China’s adoption of high technology is playing a vital role in reining in coronavirus spread across the country, which are expected to be exported to help other countries fight against the deadly virus, corporate representatives and analysts said on Thursday.
To help fight the coronavirus, domestic technology companies have developed specific technologies such as those for performing basic diagnostic functions, spraying disinfectants and conducting contactless delivery.
The Global Times spoke with many of these companies, which said they are ready and willing to share such technology and products with foreign partners to contain the virus.
China’s Alibaba Cloud announced Thursday it would offer free CT image analytics for COVID-19 to all countries and regions. Baidu Inc told the Global Times that on Tuesday it launched online services such as medical and psychological consultations for overseas users.
Chinese agricultural drone-maker XAG said since the virus outbreak, it has tried to combine drones with ground robots to release disinfectants in public places to replace hand sprayers.
“We have seen rising demand for such services and received increased overseas inquiries. For instance, our clients in South Korea and Vietnam have begun to explore the solutions,” the firm told the Global Times on Thursday.
Apart from medical supplies such as masks that should be shipped to COVID-19 hit countries, the experience or products used by Chinese high-tech companies to combat the viral epidemic are also expected to be exported to help contain the spread, Dong Lei, key account manager of Shanghai-based technology company Inventec, told the Global Times on Thursday.
“Developed countries like the US have edges in research and developing advanced technology, but that does not indicate their application to epidemic prevention has been widely promoted,” Dong said.
“I heard that robots are used to take patients’ temperatures in hospitals in California, but as far as I know, there are not more high-tech factors like artificial intelligence (AI) or facial recognition employed in other social venues to monitor or prevent the epidemic spread,” Jack Luo, who is in his 20s and lives in San Jose, California, told the Global Times on Thursday.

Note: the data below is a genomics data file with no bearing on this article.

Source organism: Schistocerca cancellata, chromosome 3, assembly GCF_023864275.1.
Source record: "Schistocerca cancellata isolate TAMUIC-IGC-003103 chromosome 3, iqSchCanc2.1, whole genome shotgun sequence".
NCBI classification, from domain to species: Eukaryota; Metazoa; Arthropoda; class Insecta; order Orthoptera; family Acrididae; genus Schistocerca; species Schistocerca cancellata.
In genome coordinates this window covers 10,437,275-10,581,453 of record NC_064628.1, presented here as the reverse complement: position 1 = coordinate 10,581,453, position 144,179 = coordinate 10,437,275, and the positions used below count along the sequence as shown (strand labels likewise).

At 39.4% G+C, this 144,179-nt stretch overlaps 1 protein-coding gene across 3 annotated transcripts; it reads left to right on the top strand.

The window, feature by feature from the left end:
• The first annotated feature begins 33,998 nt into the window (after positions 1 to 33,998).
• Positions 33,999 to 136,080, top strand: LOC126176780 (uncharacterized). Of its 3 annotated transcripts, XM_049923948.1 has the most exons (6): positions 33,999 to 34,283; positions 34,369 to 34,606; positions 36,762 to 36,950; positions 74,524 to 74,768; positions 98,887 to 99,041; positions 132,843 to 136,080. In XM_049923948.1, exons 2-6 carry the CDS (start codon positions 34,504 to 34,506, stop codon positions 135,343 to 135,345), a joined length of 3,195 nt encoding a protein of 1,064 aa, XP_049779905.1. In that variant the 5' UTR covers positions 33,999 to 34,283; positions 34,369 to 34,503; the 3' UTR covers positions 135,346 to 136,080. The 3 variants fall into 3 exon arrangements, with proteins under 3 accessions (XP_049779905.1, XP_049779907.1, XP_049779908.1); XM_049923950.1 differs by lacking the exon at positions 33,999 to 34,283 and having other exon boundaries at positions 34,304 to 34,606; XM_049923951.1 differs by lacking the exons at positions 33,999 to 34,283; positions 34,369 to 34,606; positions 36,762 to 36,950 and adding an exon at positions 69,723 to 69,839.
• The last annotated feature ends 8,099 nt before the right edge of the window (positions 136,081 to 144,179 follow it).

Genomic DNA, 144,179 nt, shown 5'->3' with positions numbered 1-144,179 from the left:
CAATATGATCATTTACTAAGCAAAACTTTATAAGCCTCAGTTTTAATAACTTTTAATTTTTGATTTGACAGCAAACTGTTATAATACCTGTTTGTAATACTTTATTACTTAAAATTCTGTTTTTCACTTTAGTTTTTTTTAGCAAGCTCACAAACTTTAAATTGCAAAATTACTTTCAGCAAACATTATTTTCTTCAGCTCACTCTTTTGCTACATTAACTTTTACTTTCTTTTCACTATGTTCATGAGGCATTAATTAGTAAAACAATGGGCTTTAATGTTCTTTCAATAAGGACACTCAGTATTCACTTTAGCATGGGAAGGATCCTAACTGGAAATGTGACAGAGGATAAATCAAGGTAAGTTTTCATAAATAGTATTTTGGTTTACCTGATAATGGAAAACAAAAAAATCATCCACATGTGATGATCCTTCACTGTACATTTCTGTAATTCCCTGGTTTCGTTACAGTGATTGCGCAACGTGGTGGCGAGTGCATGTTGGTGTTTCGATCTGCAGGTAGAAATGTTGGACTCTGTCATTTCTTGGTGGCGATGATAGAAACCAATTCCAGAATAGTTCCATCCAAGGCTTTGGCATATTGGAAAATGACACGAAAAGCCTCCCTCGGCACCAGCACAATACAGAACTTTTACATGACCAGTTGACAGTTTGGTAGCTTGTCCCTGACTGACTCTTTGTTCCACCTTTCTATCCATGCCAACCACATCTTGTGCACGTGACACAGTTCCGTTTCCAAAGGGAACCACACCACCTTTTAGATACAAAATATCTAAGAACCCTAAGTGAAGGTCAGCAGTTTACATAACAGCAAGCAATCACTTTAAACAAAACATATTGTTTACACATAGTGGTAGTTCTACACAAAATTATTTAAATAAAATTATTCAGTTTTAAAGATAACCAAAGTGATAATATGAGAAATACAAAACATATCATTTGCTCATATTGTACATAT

“An online real-time tracking platform for COVID-19 information focusing on the US and Canada, which many of my friends and I used, was developed by a Chinese firm,” he said.
China’s AI industry has driven many practical applications during recent years, which is the main reason that domestic firms in the sector are able to deploy their technology into various scenarios to help fight the virus in a timely manner, Xu Yiya, senior vice president of Shanghai-based Xiao-i Robot Technology Co, told the Global Times on Thursday.
During the epidemic, the Xiao-i has offered inquiry services about epidemic information to users in more than 30 cities across China. Industry analysts said the export of such high-tech related experience will be helpful, but some Western countries may not buy it because of their conventional stereotype of not believing in China’s technology development.
Dong also said the export of high-tech products for epidemic prevention will encounter barriers as foreign markets, the US in particular, is always on guard against China’s high-tech products such as drones, citing the so-called excuse of national security.
“We just started trying to use drones to spray disinfectant in China, and since other virus-hit countries still have restrictions over the technology, it is hard to predict the prospect for exports,” XAG said.